Wednesday, November 17, 2010

Pop History Moment: The Death of Catherine the Great

Many myths surround the life and death of Catherine II of Russia - whom we know best as Catherine the Great; born of misogyny and the willingness of the public to believe any old falsehood no matter how logic-defying it might be, simply because it's about a powerful person, these half-truths, falsehoods, and outright damn lies form most of the core of the public knowledge about the enlightened despot who brought the Renaissance to Russia.

Photo Sharing and Video Hosting at PhotobucketBorn in May 1729, the daughter of a Prussian general and Prince, her birth name was Sophie; it changed after her engagement to the Tsar of Russia's heir, the future Peter III, when she converted to the Russian church.

Her new husband was among the weakest Tsars ever, unable to even consummate their marriage for a dozen years; in lieu of a functioning husband, in the style of her day and class she took a series of lovers including Sergei Saltykov, Charles Hanbury Williams, and Stanislaw Poniatowski.

Becoming Tsarina in January 1762, she didn't have to wait long for her husband to make the necessary misstep; in July of that year the Leib Guard revolted, deposed her husband, and proclaimed her Empress in her own right. 3 days later her husband was dead, and in short order the only other credible claimants to the throne (Ivan VI and Princess Tarakanova) had perished as well. Whether or not she had any foreknowledge of any of these killings is a matter for speculation. What is known, though, is that over the next 34 years of political turmoil, scientific and philosophical progress, and a general flowering of the arts, Catherine the Great earned her honorific, even though in later years she tended towards intolerance, especially toward serfs.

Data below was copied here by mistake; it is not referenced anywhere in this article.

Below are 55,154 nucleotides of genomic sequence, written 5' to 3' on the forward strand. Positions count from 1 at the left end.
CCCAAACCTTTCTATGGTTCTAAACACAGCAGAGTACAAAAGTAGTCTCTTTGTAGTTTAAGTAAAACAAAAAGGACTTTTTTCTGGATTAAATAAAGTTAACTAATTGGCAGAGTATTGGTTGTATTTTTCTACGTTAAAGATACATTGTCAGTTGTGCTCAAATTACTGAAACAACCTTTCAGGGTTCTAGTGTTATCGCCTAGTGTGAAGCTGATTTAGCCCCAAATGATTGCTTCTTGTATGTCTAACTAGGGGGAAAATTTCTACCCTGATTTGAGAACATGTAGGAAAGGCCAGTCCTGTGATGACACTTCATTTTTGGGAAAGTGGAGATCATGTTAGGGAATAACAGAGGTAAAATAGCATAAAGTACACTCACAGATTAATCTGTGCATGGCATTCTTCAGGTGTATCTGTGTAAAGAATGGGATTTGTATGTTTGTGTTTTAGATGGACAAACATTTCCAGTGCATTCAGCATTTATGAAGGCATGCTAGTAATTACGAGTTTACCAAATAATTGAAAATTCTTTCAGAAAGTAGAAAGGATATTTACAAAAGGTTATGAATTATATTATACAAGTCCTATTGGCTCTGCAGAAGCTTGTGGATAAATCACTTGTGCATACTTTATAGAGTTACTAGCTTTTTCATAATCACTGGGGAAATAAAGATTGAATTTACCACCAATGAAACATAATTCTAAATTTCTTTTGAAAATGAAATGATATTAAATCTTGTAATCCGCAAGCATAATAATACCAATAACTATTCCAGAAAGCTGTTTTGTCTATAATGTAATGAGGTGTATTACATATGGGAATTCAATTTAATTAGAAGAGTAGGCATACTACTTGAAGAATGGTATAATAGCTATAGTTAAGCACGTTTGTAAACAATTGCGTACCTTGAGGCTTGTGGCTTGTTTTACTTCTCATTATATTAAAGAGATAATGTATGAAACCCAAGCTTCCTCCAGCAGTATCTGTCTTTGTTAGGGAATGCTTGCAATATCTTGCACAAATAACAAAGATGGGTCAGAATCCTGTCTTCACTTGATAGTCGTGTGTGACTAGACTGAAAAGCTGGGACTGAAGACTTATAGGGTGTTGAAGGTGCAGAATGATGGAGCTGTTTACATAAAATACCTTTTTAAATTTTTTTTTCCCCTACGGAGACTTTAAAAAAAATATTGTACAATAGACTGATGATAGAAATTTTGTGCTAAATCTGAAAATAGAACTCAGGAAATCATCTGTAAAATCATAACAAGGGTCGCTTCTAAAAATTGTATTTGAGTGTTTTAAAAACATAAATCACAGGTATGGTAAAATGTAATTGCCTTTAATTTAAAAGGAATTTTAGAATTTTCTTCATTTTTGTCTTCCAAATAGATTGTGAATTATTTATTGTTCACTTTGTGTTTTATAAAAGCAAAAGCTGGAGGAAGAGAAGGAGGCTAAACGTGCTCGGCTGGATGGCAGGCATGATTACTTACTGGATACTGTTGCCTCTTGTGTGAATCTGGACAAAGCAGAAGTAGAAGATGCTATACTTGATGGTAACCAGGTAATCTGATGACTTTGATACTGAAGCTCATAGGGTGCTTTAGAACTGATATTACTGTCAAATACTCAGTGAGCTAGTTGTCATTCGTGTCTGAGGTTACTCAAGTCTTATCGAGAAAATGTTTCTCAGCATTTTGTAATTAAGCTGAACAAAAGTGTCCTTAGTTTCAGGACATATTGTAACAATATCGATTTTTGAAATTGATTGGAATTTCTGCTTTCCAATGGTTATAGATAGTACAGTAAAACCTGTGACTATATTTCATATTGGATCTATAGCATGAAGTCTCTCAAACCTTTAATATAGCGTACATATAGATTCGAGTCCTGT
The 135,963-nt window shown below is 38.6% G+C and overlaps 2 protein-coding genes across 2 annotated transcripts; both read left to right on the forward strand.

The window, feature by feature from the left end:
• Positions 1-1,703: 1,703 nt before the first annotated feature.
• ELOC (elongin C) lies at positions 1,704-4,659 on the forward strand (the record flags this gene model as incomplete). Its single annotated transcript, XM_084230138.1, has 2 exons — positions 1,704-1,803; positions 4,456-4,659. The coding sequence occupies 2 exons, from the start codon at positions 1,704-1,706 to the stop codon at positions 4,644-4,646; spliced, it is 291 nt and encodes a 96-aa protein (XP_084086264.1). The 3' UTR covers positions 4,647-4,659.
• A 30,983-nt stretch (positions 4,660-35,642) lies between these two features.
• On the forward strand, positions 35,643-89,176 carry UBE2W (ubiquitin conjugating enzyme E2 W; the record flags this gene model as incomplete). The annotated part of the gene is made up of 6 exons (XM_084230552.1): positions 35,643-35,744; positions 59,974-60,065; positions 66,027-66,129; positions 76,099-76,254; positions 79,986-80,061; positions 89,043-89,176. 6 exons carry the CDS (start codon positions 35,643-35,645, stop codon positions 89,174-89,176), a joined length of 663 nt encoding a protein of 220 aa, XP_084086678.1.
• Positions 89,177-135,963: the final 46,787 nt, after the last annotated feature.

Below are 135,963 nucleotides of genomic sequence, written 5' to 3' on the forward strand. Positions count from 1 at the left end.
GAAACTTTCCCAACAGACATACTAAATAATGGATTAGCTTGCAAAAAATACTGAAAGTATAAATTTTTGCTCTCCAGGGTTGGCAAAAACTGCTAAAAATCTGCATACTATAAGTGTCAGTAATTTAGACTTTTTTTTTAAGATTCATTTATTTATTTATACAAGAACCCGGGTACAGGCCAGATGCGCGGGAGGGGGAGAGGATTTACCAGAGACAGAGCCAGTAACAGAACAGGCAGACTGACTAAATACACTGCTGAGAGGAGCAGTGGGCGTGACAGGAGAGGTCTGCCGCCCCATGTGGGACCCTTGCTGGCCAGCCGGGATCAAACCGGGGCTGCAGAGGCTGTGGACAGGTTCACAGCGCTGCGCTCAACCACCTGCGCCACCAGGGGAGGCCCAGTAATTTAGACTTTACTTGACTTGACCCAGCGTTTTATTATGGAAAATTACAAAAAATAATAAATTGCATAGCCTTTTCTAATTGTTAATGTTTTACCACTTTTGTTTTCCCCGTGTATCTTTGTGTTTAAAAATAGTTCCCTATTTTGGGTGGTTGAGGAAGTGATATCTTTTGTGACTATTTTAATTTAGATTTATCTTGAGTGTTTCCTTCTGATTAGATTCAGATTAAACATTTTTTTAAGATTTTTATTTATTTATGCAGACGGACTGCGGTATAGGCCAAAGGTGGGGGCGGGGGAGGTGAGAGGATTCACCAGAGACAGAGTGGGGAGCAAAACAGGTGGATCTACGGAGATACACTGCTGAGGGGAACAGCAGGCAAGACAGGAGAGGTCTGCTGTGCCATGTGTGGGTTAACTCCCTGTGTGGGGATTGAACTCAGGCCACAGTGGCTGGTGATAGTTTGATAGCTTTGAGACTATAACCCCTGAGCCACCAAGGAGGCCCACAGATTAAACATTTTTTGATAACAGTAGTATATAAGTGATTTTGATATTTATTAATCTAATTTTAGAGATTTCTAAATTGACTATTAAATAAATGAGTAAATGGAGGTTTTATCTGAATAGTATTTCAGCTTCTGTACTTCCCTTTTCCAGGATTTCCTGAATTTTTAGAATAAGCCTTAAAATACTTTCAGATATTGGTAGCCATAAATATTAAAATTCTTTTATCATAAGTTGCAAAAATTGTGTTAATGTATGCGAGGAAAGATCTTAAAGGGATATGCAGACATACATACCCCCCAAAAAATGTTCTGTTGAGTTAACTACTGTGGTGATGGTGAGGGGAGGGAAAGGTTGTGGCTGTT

She died on this day in 1796, following a stroke she'd had in the bath, and not as a result of being crushed beneath a horse with which she was having sex, which was a French myth oft-repeated about any number of powerful women who'd both preceded and followed her.

Catherine the Great was renowned in her lifetime for her support of the arts, and the arts, in return, have been very good to her; she's been portrayed on the silver screen by such legendary beauties as Elisabeth Bergner, Marlene Dietrich, Julia Ormond, and Catherine Zeta-Jones.
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